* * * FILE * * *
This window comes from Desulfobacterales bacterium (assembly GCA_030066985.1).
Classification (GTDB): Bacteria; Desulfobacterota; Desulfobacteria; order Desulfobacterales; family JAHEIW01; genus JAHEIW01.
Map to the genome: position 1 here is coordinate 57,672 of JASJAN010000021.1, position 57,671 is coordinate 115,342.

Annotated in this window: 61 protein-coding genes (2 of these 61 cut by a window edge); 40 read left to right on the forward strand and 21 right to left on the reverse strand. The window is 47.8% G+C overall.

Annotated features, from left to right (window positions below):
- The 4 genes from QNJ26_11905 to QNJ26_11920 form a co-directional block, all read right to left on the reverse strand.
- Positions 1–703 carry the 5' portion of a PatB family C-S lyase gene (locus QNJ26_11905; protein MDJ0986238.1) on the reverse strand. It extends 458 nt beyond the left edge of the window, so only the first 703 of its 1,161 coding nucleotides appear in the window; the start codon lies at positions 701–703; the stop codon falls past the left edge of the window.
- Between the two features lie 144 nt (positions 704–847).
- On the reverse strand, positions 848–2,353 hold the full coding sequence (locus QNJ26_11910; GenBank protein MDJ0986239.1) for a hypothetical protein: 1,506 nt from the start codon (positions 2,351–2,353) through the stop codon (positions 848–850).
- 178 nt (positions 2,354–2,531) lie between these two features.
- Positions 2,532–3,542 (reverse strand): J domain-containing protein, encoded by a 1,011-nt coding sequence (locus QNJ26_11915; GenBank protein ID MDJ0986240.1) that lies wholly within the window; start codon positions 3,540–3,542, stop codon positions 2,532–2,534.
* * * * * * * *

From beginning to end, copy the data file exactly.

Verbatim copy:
This window comes from Desulfobacterales bacterium (assembly GCA_030066985.1).
Classification (GTDB): Bacteria; Desulfobacterota; Desulfobacteria; order Desulfobacterales; family JAHEIW01; genus JAHEIW01.
Map to the genome: position 1 here is coordinate 57,672 of JASJAN010000021.1, position 57,671 is coordinate 115,342.

Annotated in this window: 61 protein-coding genes (2 of these 61 cut by a window edge); 40 read left to right on the forward strand and 21 right to left on the reverse strand. The window is 47.8% G+C overall.

Annotated features, from left to right (window positions below):
- The 4 genes from QNJ26_11905 to QNJ26_11920 form a co-directional block, all read right to left on the reverse strand.
- Positions 1–703 carry the 5' portion of a PatB family C-S lyase gene (locus QNJ26_11905; protein MDJ0986238.1) on the reverse strand. It extends 458 nt beyond the left edge of the window, so only the first 703 of its 1,161 coding nucleotides appear in the window; the start codon lies at positions 701–703; the stop codon falls past the left edge of the window.
- Between the two features lie 144 nt (positions 704–847).
- On the reverse strand, positions 848–2,353 hold the full coding sequence (locus QNJ26_11910; GenBank protein MDJ0986239.1) for a hypothetical protein: 1,506 nt from the start codon (positions 2,351–2,353) through the stop codon (positions 848–850).
- 178 nt (positions 2,354–2,531) lie between these two features.
- Positions 2,532–3,542 (reverse strand): J domain-containing protein, encoded by a 1,011-nt coding sequence (locus QNJ26_11915; GenBank protein ID MDJ0986240.1) that lies wholly within the window; start codon positions 3,540–3,542, stop codon positions 2,532–2,534.